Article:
Fab@Home is supported by a global, open-source community of professionals and hobbyists, innovating tomorrow, today,

says their website. All the blueprints for the project can be found for free online, accompanied by a wiki that gathers the input from all the hobbyists around the world who have tried to build their own. It seems to be a trend nowadays: almost every breathtaking invention is the result of fruitful and active collaboration between different actors. “Sharing” and “open-source” are words that are most definitely linked to creating new solutions to the world’s problems, especially in hackers’ labs where innovative ideas flourish. Geeks are addressing mankind’s issues, and often come up with something that no one has thought of before – that they will share for free. But what exactly are the issues that a 3D food printer could tackle?

Homaru Cantu, a chef who has used the Fab@Home printer to make sushi, thinks that it will be a revolution in terms of sustainability: “Imagine being able to grow, cook or prepare foods without the negative industrial impact – from fertilizers to packaging. The production chain for food would come close to being eliminated.” An optimistic view challenged by ecology journalist Michael Ashcroft in The Guardian: « It’s a brave new world of scientific endeavour, but are these technologies sustainable? (…) As Western-style diets become more popular in growing economies, can they help us meet demand without further depleting our resources? And on a practical note, can they be scaled up in an affordable way – enough to make a real difference? »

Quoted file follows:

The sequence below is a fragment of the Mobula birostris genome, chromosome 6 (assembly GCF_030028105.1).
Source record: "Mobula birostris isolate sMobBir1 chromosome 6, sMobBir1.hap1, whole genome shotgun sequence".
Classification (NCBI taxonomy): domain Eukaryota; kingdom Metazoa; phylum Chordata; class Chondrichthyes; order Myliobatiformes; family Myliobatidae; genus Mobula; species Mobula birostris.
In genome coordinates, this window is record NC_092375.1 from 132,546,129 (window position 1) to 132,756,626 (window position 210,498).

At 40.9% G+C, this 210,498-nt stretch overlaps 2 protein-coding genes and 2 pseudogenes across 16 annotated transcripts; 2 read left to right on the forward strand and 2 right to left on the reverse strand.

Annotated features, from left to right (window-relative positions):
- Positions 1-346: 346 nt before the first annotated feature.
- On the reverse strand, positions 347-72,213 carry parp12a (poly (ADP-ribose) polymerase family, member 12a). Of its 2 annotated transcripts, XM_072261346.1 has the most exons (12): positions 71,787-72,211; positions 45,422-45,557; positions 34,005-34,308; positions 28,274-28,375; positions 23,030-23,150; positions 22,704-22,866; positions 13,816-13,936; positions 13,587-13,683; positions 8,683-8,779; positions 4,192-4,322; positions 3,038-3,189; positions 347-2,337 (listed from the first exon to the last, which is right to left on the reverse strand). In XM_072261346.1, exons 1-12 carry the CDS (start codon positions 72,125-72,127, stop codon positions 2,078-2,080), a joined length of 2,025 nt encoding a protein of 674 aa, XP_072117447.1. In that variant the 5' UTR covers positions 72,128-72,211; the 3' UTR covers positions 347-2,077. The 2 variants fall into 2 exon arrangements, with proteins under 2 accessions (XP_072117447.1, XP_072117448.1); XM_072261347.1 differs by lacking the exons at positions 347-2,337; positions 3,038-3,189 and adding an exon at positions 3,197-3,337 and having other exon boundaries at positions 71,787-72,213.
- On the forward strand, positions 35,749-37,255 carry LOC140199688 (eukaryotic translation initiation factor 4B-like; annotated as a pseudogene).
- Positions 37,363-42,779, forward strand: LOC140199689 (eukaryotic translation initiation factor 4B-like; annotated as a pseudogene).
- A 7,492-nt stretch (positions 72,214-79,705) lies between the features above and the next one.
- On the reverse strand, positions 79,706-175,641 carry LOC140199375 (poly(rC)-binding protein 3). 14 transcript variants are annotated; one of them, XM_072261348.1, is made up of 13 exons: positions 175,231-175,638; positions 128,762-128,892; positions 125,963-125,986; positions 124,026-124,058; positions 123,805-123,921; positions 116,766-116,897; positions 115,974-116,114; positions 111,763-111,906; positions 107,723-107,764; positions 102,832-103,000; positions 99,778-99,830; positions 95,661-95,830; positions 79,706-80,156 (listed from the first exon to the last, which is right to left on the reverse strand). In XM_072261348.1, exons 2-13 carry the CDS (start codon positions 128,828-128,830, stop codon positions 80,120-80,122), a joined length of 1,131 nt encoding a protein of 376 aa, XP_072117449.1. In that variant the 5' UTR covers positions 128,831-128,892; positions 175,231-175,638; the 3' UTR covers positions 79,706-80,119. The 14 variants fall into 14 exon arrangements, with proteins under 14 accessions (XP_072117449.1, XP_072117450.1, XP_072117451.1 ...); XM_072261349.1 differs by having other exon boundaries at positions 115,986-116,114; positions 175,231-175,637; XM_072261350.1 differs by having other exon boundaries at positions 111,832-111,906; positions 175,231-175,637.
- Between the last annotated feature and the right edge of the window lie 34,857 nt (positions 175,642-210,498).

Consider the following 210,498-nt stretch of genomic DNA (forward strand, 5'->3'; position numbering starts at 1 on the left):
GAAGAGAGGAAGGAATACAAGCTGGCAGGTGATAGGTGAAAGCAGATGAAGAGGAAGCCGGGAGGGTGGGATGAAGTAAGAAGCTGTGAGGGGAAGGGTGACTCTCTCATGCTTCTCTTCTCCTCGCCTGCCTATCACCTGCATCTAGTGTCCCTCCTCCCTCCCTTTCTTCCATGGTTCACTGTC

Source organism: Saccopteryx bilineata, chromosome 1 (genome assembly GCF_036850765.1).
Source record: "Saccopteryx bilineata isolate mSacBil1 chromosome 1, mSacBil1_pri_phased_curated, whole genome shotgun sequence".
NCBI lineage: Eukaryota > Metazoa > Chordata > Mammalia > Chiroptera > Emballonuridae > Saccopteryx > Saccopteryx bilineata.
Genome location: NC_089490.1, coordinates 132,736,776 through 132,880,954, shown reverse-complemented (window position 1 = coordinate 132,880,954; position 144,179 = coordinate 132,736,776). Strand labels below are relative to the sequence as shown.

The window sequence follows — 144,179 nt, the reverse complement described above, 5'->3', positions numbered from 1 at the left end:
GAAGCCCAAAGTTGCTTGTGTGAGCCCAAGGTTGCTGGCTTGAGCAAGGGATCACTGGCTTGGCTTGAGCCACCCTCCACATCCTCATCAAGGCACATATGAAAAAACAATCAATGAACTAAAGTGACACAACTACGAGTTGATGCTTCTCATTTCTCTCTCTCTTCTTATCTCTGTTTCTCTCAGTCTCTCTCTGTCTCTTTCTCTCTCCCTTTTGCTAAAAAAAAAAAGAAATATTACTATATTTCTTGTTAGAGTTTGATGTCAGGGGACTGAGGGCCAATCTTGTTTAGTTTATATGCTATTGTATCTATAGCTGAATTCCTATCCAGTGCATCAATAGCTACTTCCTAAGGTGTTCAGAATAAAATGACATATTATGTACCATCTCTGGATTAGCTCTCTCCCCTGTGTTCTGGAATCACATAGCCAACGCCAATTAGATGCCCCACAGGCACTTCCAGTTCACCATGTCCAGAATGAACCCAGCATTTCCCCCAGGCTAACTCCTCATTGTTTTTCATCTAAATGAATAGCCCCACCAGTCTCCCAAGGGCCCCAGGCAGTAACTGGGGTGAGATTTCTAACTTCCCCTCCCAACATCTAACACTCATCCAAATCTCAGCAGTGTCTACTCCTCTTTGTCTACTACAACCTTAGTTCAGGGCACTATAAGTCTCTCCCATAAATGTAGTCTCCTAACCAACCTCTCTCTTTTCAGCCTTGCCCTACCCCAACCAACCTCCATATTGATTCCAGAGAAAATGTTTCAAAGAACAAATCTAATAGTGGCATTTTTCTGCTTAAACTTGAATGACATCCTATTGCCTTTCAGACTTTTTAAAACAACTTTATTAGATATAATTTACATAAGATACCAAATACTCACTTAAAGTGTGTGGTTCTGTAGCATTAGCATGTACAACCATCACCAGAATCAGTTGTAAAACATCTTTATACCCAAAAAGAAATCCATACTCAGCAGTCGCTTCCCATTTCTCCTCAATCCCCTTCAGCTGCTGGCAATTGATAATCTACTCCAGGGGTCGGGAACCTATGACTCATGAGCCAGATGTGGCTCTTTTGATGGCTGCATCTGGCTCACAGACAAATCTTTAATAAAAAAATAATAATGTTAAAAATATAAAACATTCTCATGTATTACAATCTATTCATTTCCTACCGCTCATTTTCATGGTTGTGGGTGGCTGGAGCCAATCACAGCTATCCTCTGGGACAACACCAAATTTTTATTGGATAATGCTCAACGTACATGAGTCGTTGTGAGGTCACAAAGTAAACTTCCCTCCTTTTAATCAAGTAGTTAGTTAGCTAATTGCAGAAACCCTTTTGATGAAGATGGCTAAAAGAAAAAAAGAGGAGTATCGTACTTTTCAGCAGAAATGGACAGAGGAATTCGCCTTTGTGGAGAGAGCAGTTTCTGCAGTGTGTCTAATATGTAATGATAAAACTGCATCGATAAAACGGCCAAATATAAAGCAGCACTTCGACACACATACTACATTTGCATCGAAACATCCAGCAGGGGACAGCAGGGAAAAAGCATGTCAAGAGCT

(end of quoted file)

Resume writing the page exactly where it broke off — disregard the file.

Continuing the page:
For the sustainability part, it is today hard to tell when the answers to Ashcroft’s questions will be found. But for starters, chef Cantu’s vision seems quite realistic. The 3D printer will for instance cut the need for processed foods and ready-to-eat meals which have a negative impact both on environment and on health. Even without the ability or willingness to cook, everyone will be able to create custom-made meals from unprocessed materials. This will increase demand for fresh vegetables and good quality meat, and hopefully favour the development of ecologic and sustainable agriculture, on a local scale.

 

How to help solve the food crisis

 

As an answer to Ashcroft’s questions, Dan Crossley, an expert on sustainable food systems at Forum for the Future, says he fears that technology may blind consumers as to where their food comes from.

I’m very open to the idea that some of our ingredients might come from printers in the future, but I’d shy away from believing these sorts of technologies will solve our global food crisis on their own. That’s why I’d like to see technology used to reconnect people with what they eat.

Which brings us back to the last question that Ashcroft was asking: how do we make this technology affordable to those who need it the most? With a price tag of $3,000, the first machine to be commercialized is not exactly accessible to all. And even if the price comes down, which it will, the fact that a computer is needed to run the program will inevitably cut the poorest populations off from this technology. Yet, 3D printers could represent a significant improvement in these people’s lives. Imagine a printer in each village, with the capacity to transform all kinds of foods into healthy snacks or meals, thanks to intelligent programs that know how to make the most of each ingredient. Imagine populations no longer depending on a complex chain of supply to acquire their food, and being able to rely on what is available right next to them. Just like the programmes that aim at providing Internet access to the most remote or poorest places of the world, programmes that make this technology available to as many people as possible should be pursued. With a little effort and long-term vision, social businesses could be created out of this technology. After all, the blueprints for these machines are available free, and soon, we could be able to mass-produce them, so that they do not remain toys for the geeks, or for “desperate housewives” looking for a new way to impress their guests. Who knows, maybe someday everyone in the world can print their own food?

Photo © Shutterstock / Shaiith